Falcon 9 faces thunderstorms in Florida on Sunday in its second launch attempt – Spaceflight Now

SpaceX will make another attempt to launch a Falcon 9 rocket from Cape Canaveral after thunderstorms delayed the mission Saturday. The rocket carrying 22 second-generation Starlink satellites is now scheduled to lift off at 7:09 PM EST (2309 UTC) but weather is again expected to be an issue.

In a forecast issued Friday, the 45th Met Squadron issued Saturday predicted only a 30 percent change in acceptable conditions when the launch window opened on Sunday, but that improves to 75 percent by the end of the window. After the initial launch time, there are three backup opportunities at 8:50 PM EST (0050 UTC), 9:41 PM EST (0141 UTC) and 10:31 PM EST (0231 UTC).

On Saturday night, SpaceX repeatedly pushed back its launch date as thunderstorms battered Florida’s space coast. I eventually targeted a point 10 seconds before the end of today’s launch window at 11:03:50 PM EST (0303:50 UTC on Sunday). Ground teams began the Falcon 9’s automated fueling process but the launch director called for a scrub about 14 minutes before the countdown clock.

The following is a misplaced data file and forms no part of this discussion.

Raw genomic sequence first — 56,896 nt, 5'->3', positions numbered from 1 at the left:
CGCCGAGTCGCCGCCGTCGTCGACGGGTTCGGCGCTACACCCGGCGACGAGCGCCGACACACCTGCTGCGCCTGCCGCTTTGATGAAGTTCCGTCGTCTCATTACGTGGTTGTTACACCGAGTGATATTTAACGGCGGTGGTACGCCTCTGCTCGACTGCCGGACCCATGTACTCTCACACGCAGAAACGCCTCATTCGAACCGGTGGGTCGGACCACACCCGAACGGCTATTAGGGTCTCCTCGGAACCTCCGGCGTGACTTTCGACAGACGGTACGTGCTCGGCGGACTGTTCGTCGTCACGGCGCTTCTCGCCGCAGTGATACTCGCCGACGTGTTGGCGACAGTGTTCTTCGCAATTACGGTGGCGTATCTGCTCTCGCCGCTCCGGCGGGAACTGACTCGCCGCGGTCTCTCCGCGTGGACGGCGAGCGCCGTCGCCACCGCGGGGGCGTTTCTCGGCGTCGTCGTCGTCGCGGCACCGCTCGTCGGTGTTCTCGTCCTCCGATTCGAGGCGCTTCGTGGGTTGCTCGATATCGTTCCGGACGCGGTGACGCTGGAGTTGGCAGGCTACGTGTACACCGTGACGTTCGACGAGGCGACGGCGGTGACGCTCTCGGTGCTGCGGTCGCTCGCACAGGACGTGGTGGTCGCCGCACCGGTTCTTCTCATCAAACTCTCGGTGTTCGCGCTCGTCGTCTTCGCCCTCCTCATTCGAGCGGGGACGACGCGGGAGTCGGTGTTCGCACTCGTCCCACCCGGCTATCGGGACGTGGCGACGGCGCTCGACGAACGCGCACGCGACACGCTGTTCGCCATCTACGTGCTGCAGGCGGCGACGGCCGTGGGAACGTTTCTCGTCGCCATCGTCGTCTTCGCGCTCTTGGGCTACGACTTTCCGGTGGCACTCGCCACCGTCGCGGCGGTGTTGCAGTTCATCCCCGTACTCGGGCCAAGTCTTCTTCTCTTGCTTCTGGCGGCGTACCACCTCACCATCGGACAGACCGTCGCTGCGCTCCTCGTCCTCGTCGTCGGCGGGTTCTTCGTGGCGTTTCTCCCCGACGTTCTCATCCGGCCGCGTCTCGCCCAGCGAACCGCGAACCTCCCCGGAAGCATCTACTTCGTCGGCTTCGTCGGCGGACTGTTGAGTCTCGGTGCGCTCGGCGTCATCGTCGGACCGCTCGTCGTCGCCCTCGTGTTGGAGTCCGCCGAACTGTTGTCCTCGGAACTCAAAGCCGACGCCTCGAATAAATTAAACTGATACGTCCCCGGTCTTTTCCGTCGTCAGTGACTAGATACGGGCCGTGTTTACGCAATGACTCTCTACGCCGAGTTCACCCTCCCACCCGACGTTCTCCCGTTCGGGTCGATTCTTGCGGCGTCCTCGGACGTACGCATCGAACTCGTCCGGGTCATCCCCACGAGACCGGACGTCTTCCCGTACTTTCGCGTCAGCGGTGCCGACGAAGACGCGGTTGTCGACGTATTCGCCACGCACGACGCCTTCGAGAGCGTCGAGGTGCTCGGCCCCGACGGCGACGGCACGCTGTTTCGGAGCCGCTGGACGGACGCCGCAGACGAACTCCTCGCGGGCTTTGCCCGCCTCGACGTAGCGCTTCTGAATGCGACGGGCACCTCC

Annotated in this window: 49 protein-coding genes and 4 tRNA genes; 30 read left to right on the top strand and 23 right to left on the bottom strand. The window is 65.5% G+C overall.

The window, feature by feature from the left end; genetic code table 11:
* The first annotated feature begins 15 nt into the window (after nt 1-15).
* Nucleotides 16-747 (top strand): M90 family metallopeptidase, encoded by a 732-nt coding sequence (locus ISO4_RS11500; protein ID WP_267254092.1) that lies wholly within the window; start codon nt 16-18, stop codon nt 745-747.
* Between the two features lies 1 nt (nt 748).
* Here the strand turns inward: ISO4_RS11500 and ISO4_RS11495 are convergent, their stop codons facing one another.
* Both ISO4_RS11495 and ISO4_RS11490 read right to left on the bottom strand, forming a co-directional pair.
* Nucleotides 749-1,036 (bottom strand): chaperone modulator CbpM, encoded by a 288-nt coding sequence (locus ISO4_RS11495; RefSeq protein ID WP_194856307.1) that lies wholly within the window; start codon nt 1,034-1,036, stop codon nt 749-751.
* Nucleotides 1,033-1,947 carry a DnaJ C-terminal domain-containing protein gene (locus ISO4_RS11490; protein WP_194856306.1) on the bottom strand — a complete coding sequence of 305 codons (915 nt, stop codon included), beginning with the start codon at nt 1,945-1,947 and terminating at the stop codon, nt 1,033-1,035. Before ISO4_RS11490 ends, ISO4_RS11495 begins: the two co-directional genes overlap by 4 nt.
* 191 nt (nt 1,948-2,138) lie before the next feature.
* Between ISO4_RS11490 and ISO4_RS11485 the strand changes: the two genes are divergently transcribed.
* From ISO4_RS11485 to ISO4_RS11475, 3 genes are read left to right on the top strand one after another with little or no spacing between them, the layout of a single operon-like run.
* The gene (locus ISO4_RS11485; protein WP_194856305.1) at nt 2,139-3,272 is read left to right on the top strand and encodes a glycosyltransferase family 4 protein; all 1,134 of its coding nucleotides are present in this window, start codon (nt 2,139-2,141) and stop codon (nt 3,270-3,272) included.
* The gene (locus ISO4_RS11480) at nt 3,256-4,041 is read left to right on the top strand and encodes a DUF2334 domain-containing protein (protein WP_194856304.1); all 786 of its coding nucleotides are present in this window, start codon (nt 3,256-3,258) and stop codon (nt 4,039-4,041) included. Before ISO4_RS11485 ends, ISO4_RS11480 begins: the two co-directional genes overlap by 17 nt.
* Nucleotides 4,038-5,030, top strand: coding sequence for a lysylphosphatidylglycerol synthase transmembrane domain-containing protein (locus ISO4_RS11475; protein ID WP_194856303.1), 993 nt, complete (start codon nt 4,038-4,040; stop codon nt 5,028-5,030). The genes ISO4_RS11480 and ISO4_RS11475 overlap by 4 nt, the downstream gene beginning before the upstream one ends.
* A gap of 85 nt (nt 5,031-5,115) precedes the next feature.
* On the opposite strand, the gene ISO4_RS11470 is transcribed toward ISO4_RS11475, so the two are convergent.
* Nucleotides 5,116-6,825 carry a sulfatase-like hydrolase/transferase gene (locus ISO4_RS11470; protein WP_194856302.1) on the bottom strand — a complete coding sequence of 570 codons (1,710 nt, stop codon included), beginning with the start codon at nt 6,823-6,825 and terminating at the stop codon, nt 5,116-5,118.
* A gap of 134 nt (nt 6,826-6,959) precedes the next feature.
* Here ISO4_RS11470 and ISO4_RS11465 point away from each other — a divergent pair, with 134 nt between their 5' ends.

After liftoff from Space Launch Complex 40, Falcon 9 will head to the southeast, aiming for an orbit inclined at 43 degrees to the equator. After separating from the second stage about two and a half minutes into the flight, the booster will lower power to land aboard the Just Read the Instructions drone ship, which will be stationed in the Atlantic Ocean east of the Bahamas.

This will be the sixth flight of the booster first stage, tail number 1076, which launched the CRS-26, OneWeb Launch 16 and Intelsat IS-40e missions. I also completed two previous Starlink deliveries.

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It would take two second-stage burners to put the satellites into the required 303 x 294 km orbit. It is scheduled to separate 22 satellites only one hour after the flight time.

File photo of SpaceX’s Starlink V2 Mini satellite inside the Payload Processing Facility at Cape Canaveral. Image: SpaceX

This will be the seventh launch of the so-called V2 mini-satellites, which are larger and have four times the bandwidth of previous models. The full-size V2 Starlink satellites are scheduled to be launched by SpaceX’s fully reusable Starship vehicle, but the delayed appearance of the Starship has led SpaceX to create a condensed version of the satellite so it can be launched on Falcon 9.

According to statistics compiled by Jonathan McDowell, a widely respected astronomer and expert on spaceflight activity, SpaceX has launched 4,837 Starlink satellites to date, and the number of Starlink satellites currently in orbit is 4,497.

In early May, SpaceX announced that it had more than 1.5 million Starlink subscribers. The company’s Internet service is available in more than 56 countries.

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